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Why small businesses and the service sector signal a recovery

Phalguni Soni

Why April 2014 saw the best payroll numbers since January 2012 (Part 3 of 10)

(Continued from Part 2)

ADP’s job report

Continuing from the last part of this series, the National Employment Report for April was issued by Automatic Data Processing (ADP) in collaboration with Moody’s Analytics on Wednesday, April 30. The report estimated non-farm private payroll additions in the U.S. economy at about 220,000 jobs in April. This number came in ahead of consensus market estimates of about 210,000. In the last part of this series, we described the methodology used in compiling the report. In this part, we’ll analyze each of the report’s components.

April’s reading of 220,000 was 70,000 or ~46% higher than the comparable period last year. Job hiring in the private sector was down over 14% from December through February 2014 due an unusually cold winter. In particular, January’s 121,000 level was the lowest since August 2012. So April’s bump is partly due to the slow start the labor market had at the beginning of the year. However, the spike isn’t entirely weather-related, as according to Carlos Rodriguez, ADP’s president and chief executive officer, “The 220,000 U.S. private sector jobs added in April is well above the twelve-month average. Job growth appears to be trending up and hopefully this will continue.”

Small businesses post strong gains

Out of the 220,000 private sector jobs added in April, over 37% of jobs were added in businesses with fewer than 50 employees. About 37% of job gains were recorded in mid-sized companies, while large companies with 500 or more employees accounted for ~26% of the overall gains in employment. The employment gains for small companies, however, are down ~15% year-to-date compared to the same period last year due to the weather-impacted months of January and February, which tilted comparisons. Small business employment gains in March and April were up almost 10% on a year-on-year basis. Small businesses posting healthy employment gains are a sign that the economic recovery is more pervasive.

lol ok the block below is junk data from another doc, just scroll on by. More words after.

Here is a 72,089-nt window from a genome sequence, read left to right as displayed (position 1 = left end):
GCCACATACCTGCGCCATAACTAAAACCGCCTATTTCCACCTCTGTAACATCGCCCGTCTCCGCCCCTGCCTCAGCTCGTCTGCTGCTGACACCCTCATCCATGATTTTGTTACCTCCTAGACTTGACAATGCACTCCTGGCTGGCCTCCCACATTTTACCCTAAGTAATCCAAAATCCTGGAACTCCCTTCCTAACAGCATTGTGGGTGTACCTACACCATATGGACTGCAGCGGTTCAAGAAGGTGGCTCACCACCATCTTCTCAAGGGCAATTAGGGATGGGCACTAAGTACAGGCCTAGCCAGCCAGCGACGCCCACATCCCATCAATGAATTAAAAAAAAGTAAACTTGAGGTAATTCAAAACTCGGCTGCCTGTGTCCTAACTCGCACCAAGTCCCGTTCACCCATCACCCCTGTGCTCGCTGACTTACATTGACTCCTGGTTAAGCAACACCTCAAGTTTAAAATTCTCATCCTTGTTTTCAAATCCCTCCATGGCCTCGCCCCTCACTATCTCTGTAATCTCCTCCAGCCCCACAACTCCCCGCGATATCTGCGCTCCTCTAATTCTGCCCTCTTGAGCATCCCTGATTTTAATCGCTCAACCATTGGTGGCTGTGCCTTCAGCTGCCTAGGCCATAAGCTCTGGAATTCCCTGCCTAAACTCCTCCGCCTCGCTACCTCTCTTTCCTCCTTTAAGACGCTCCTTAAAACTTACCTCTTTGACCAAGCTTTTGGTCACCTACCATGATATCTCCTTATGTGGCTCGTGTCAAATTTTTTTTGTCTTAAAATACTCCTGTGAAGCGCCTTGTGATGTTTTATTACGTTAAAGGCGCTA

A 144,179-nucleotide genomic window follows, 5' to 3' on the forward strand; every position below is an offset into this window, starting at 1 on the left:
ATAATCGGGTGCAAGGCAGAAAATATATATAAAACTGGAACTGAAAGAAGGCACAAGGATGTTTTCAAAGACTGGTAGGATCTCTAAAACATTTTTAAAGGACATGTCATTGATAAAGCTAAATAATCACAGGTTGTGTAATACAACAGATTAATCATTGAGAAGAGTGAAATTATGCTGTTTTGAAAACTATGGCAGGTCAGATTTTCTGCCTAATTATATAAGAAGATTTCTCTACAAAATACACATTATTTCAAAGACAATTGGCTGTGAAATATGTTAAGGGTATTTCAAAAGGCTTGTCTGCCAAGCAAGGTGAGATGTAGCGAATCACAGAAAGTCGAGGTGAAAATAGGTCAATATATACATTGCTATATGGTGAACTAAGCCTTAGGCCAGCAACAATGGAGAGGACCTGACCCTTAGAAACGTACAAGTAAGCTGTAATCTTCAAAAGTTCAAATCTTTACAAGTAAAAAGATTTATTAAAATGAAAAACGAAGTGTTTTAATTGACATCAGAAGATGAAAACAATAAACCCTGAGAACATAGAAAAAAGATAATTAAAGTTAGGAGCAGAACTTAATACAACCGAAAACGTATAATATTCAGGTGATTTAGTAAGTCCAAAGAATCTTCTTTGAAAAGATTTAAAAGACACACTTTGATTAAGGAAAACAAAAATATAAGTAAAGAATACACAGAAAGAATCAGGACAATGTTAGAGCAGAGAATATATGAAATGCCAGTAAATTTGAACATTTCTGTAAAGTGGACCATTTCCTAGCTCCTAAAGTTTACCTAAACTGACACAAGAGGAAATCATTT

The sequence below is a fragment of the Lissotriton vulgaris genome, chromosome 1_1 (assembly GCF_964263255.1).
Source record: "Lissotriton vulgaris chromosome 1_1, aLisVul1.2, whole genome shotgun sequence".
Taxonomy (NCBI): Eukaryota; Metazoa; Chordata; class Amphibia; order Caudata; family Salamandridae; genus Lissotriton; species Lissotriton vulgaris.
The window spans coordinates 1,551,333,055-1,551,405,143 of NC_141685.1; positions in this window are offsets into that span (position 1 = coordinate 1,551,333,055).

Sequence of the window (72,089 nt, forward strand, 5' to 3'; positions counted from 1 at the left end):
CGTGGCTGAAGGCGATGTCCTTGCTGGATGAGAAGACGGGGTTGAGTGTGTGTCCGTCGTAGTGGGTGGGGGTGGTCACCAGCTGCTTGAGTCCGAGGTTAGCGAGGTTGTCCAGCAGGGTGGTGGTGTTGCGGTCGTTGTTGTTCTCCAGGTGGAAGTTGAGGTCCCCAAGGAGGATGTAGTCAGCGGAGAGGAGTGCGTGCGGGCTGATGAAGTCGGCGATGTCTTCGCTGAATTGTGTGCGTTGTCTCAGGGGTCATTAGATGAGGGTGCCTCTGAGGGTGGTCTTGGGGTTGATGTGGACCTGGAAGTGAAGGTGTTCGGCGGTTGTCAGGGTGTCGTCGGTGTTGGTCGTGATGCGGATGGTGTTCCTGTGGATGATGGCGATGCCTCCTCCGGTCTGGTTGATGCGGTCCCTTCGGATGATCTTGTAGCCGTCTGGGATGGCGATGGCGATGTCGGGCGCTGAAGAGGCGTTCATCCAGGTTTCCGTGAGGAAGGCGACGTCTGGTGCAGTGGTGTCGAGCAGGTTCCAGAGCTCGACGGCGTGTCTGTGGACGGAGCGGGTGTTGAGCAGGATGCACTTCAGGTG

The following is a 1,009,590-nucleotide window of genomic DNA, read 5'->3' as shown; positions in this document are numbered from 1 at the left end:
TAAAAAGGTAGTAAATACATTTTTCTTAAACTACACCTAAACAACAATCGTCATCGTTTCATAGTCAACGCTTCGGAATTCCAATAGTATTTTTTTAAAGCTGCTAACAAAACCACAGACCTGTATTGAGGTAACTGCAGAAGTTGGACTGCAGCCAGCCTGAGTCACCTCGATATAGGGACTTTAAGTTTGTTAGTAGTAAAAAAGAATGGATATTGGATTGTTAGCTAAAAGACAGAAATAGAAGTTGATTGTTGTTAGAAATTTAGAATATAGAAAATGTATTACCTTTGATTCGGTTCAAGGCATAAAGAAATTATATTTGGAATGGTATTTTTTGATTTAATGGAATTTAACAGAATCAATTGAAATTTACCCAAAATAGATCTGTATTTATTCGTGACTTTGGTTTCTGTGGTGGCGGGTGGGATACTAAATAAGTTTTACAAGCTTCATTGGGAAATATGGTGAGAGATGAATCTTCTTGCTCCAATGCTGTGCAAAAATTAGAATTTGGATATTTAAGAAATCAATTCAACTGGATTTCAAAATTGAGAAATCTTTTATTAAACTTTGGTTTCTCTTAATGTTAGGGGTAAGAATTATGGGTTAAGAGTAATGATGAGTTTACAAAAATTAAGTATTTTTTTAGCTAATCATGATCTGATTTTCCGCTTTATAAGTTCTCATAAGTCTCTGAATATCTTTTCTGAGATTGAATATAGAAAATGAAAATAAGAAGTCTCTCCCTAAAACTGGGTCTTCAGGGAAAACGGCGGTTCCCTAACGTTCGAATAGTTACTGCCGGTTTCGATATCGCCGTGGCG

Mark Zandi, chief economist of Moody’s Analytics, said, “The job market is gaining strength. After a tough winter employers are expanding payrolls across nearly all industries and company sizes. The recent pickup in job growth at mid-sized companies may signal better business confidence. Job market prospects are steadily improving.”

The service sector posts strong gains

Service-sector industries recorded 197,000 new jobs in April, up from 181,000 in March. Out of the service sector industries, professional and business services added the most jobs, at around 77,000—an increase of 10,000 over March. Transportation, trade, and utility companies added 34,000 jobs in April, down by 1,000 compared to March. Financial services firms added 8,000 jobs in April—the most since June 2013.

However, the goods-producing sector, at a level of 24,000, created 4,000 fewer jobs than it had in March. This is due to sluggishness in the manufacturing sector, which created just 1,000 new jobs—3,000 fewer than it had created in March. Construction companies added 19,000 jobs and were responsible for most of the new employment in the goods-producing sector.

Investors can gain exposure to construction company stocks by investing in ETFs like the iShares U.S. Home Construction ETF (ITB), which tracks the performance of the Dow Jones U.S. Select Home Construction Index. The index measures the performance of the home construction sector of the U.S. equity market. With an expense ratio of 0.48% and assets under management (or AUM) of over $1.5 billion, the top holdings in ITB include residential construction companies D.R. Horton (DHI) and KB Homes (KBH).

Implications for fixed income investors

For bond investors, a better-than-expected payrolls report isn’t so rosy. An increase in the pace of job creation would imply economic recovery is gaining traction, which would normally lead to an increase in interest rates. As bond prices move inversely to interest rates, this would be a bearish signal for long fixed income ETFs. However, investors can benefit even in this environment by investing in inverse fixed income ETFs like the ProShares Short 20+ Year Treasury Fund (TBF). Inverse bond ETFs provide the inverse return of the underlying benchmark index.

In the next part of this series, we’ll discuss the Employment Situation report released by the Bureau of Labor Statistics on Friday, May 2. Please read on.

Continue to Part 4

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